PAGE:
The Wait is and is Not
- Nitasha Kaul
You Don't Mess with Viru - Jayant Kripalani
The Last Journey Home - Siddhartha Gigoo
Family Trip - Mihir Vatsa
For the Longest Time - Mridula Koshy
The Tree's Passport - Sumana Roy
I Try to be so Buddhist - Robert Sugg
Oh God, My God - GB Prabhat
Stroke at Noon - KL Chowdhury
Unbroken Awareness - Tendair Mwanaka
Island of a Thousand Mirrors - Nayomi Munaweera
My Hungry Workers - Sourabh Gupta
The Stone - Anupam Choudhary
The Return - Shirani Rajapakse
The Unsent Email - Shyama Laxman
Poetry: Naseer Ahmed Nasir
(Translated by Bina Biswas)
Dr Bhikbab Changes His World - Sheela Jaywant
The Pillar of Society - Manju Kak
- Attia Hosain
London Company - Farrukh Dhondy
The Cripple and His Talismans - Anosh Irani
Their Language of Love - Bapsi Sidhwa
(Arjun Raj Gaind)
Silk Fish Opium - Jaina Sanga
The Blind Man's Garden - Nadeem Aslam
The Almond Tree - Michelle Corasanti
Nobody Can Love You More - Mayank Austen Soofi
Along the Red River - Sabita Goswami
Tales of a Journalist, Bureaucrat, Spy - Som Nath Dhar
Che in Paona Bazaar - Kishalay Bhattacharjee
The ELJ team was delighted to produce its inaugural issue ('Sexuality') in January this year. Creativity being a perfect synthesis of ideas, imagination, and inspiration, ELJ brought some excellent works to its readers. The warm and overwhelming response to our first issue inspired us to work doubly hard for Issue II.
The theme of the second issue is 'Conflict'. Many contributors wrote in to ask us what we meant by 'conflict'. Did it imply international conflict? Socio-political conflict? What exactly did we mean? Our answer to all the writers was the same – that the interpretation of the theme depended upon them. Conflict could reflect in a person's macrocosm as well as in their microcosm. In the words of Sylvia Plath, '...everything in life is writable about if you have the outgoing guts to do it, and the imagination to improvise.'
We decided to make our second issue a Book Review Special, considering that book review space is constantly shrinking in the print media. So this time we have reviewed several books, both fiction and creative non-fiction. We have also introduced a new section, 'Best from the Bookery', which lists the champions we could not review.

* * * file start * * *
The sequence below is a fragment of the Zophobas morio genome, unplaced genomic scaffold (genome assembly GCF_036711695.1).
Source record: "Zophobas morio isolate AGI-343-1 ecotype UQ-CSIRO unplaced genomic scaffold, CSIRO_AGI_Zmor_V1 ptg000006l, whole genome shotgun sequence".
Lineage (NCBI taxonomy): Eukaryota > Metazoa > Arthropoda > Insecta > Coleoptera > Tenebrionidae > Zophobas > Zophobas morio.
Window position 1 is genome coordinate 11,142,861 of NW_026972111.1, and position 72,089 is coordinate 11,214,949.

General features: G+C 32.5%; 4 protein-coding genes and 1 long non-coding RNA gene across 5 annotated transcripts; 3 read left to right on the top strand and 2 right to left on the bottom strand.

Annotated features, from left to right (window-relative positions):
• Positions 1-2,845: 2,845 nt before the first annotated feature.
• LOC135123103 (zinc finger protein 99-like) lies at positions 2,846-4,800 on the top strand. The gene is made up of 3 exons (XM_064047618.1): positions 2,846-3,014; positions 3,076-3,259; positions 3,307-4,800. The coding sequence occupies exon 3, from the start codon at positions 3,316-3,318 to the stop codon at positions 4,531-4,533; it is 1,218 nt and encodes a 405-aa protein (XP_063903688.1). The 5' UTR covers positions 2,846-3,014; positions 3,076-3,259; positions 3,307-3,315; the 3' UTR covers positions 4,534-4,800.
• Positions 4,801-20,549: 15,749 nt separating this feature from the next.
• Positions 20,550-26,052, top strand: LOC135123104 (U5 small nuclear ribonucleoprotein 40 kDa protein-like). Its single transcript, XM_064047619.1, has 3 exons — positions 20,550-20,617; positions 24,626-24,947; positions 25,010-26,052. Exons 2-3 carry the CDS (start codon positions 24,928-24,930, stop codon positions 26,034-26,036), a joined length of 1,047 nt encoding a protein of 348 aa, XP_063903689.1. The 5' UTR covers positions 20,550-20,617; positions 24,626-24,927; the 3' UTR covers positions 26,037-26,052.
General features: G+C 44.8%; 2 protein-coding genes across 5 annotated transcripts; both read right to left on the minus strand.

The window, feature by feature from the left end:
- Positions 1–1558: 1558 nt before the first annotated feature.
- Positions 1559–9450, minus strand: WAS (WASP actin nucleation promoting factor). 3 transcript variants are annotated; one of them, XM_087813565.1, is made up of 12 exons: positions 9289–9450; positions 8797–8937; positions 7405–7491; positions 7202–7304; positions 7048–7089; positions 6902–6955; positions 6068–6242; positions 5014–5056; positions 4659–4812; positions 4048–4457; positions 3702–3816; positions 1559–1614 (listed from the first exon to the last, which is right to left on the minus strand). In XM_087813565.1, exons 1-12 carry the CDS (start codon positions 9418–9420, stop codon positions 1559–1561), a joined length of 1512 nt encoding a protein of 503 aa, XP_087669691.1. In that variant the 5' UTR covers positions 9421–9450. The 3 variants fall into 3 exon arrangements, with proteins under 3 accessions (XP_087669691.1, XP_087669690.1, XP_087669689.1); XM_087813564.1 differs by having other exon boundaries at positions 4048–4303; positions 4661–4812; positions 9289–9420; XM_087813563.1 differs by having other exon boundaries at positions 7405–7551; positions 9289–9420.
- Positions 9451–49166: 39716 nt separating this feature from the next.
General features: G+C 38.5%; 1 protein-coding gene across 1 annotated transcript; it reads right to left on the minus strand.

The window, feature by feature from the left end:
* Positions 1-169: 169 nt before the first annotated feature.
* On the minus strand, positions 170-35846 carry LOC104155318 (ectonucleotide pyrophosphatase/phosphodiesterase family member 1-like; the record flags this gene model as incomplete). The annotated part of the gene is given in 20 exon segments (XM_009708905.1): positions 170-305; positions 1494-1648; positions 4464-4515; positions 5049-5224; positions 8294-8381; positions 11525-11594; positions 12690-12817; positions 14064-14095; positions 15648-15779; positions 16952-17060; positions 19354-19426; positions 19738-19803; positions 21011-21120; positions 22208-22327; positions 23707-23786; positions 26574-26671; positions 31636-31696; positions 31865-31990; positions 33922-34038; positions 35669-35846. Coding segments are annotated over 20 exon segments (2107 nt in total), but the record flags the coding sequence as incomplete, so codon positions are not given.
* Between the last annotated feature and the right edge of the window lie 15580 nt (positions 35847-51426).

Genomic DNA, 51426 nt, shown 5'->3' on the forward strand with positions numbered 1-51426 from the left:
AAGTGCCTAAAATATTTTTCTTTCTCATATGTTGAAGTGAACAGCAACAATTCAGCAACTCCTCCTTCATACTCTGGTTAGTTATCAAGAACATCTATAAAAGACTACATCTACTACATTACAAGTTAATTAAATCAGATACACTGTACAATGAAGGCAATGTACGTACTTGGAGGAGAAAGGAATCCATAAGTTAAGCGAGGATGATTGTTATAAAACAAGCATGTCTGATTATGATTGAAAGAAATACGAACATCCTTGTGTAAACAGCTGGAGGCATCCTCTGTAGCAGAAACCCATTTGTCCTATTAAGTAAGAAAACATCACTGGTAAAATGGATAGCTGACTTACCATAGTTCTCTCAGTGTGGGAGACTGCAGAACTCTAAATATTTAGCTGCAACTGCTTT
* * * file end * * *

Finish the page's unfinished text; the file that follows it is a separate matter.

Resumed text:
In fiction, among other writers, we have short stories by Mridula Koshy and Manju Kak (if you're looking for well-known names), and another by actor Jayant Kripalani (whose debut collection has just been released). Jayant's story and style tell you precisely why 'conflict' need not always be serious business. Anupam Choudhary, another gifted raconteur, has been published for the first time ever! This section also has an excerpt from Nayomi Munaweera's Island of a Thousand Mirrors (regional winner, Asia, Commonwealth Book Prize 2013, published by Hachette India) – a powerful piece of writing on conflict.
In poetry, we are happy to have found wonderful contributors from all over the globe, some of them well known, others aspiring to get there – and we are sure they will.
In non-fiction, we bring to you, memoirs and personal narratives by Siddhartha Gigoo, Sumana Roy, KL Chowhury, and Sourabh Gupta. Two out of these reflect unique personal experiences of Kashmir. Sumana's piece relates a childhood incident when she and her family accidentally stepped into Bangladeshi land, and Sourabh's recounts an experience as a journalist in Punjab.
We are also pleased to announce that our special issue carries an interview with author Tan Twan Eng whose novel, The Garden of Evening Mists, won the Man Asian Literary Prize 2012, and was on the shortlist of the Man Booker Prize 2012. In addition we have for you an interview with the renowned writer, Chitra Banerjee Divakaruni, where she speaks of her new book, Oleander Girl.
In 'Studio' Donovan Roebert's paintings have been showcased, and Priya Sarukkai's poetry recited against a musical backdrop.
In this issue, you can also 'listen to' the well-known journalist, Dilip Bobb, who has something significant to say about 'conflict'.
We hope you'll enjoy every minute of it, and we'll look forward to your response.